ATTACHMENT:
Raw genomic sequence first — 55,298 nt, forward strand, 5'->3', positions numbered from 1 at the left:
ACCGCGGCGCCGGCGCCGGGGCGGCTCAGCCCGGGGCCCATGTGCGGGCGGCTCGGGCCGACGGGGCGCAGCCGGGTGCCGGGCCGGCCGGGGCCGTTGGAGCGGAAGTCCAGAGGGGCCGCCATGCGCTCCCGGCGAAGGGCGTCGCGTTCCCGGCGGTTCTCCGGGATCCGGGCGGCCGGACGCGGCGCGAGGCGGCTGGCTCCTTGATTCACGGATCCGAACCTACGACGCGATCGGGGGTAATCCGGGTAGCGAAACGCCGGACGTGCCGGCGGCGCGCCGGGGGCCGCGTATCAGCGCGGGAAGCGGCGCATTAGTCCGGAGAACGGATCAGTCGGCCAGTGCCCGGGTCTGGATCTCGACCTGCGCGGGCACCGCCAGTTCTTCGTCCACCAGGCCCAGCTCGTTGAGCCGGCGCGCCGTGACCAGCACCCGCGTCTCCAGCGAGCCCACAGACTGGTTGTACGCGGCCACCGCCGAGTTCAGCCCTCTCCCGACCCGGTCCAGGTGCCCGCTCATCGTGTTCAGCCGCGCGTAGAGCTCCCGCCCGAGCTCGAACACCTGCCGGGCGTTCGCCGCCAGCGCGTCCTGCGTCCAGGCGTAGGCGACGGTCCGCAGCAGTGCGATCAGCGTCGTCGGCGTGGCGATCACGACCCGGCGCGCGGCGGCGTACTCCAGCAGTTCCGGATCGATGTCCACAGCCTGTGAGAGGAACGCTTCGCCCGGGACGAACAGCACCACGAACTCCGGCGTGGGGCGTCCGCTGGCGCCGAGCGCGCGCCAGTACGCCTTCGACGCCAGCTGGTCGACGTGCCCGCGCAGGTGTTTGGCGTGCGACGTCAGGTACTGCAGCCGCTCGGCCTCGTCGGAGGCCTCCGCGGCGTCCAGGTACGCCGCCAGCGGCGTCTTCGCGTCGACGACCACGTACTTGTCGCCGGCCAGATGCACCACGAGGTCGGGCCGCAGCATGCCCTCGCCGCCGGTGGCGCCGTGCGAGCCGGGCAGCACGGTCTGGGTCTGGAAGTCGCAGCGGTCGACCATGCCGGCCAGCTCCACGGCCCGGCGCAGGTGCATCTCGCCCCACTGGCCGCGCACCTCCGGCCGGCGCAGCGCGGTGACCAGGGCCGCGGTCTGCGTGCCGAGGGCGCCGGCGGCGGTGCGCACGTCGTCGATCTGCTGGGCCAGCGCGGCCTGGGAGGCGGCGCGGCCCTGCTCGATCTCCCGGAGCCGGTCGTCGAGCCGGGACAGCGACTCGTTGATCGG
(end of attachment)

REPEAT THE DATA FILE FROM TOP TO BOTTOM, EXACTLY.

Raw genomic sequence first — 55,298 nt, forward strand, 5'->3', positions numbered from 1 at the left:
ACCGCGGCGCCGGCGCCGGGGCGGCTCAGCCCGGGGCCCATGTGCGGGCGGCTCGGGCCGACGGGGCGCAGCCGGGTGCCGGGCCGGCCGGGGCCGTTGGAGCGGAAGTCCAGAGGGGCCGCCATGCGCTCCCGGCGAAGGGCGTCGCGTTCCCGGCGGTTCTCCGGGATCCGGGCGGCCGGACGCGGCGCGAGGCGGCTGGCTCCTTGATTCACGGATCCGAACCTACGACGCGATCGGGGGTAATCCGGGTAGCGAAACGCCGGACGTGCCGGCGGCGCGCCGGGGGCCGCGTATCAGCGCGGGAAGCGGCGCATTAGTCCGGAGAACGGATCAGTCGGCCAGTGCCCGGGTCTGGATCTCGACCTGCGCGGGCACCGCCAGTTCTTCGTCCACCAGGCCCAGCTCGTTGAGCCGGCGCGCCGTGACCAGCACCCGCGTCTCCAGCGAGCCCACAGACTGGTTGTACGCGGCCACCGCCGAGTTCAGCCCTCTCCCGACCCGGTCCAGGTGCCCGCTCATCGTGTTCAGCCGCGCGTAGAGCTCCCGCCCGAGCTCGAACACCTGCCGGGCGTTCGCCGCCAGCGCGTCCTGCGTCCAGGCGTAGGCGACGGTCCGCAGCAGTGCGATCAGCGTCGTCGGCGTGGCGATCACGACCCGGCGCGCGGCGGCGTACTCCAGCAGTTCCGGATCGATGTCCACAGCCTGTGAGAGGAACGCTTCGCCCGGGACGAACAGCACCACGAACTCCGGCGTGGGGCGTCCGCTGGCGCCGAGCGCGCGCCAGTACGCCTTCGACGCCAGCTGGTCGACGTGCCCGCGCAGGTGTTTGGCGTGCGACGTCAGGTACTGCAGCCGCTCGGCCTCGTCGGAGGCCTCCGCGGCGTCCAGGTACGCCGCCAGCGGCGTCTTCGCGTCGACGACCACGTACTTGTCGCCGGCCAGATGCACCACGAGGTCGGGCCGCAGCATGCCCTCGCCGCCGGTGGCGCCGTGCGAGCCGGGCAGCACGGTCTGGGTCTGGAAGTCGCAGCGGTCGACCATGCCGGCCAGCTCCACGGCCCGGCGCAGGTGCATCTCGCCCCACTGGCCGCGCACCTCCGGCCGGCGCAGCGCGGTGACCAGGGCCGCGGTCTGCGTGCCGAGGGCGCCGGCGGCGGTGCGCACGTCGTCGATCTGCTGGGCCAGCGCGGCCTGGGAGGCGGCGCGGCCCTGCTCGATCTCCCGGAGCCGGTCGTCGAGCCGGGACAGCGACTCGTTGATCGG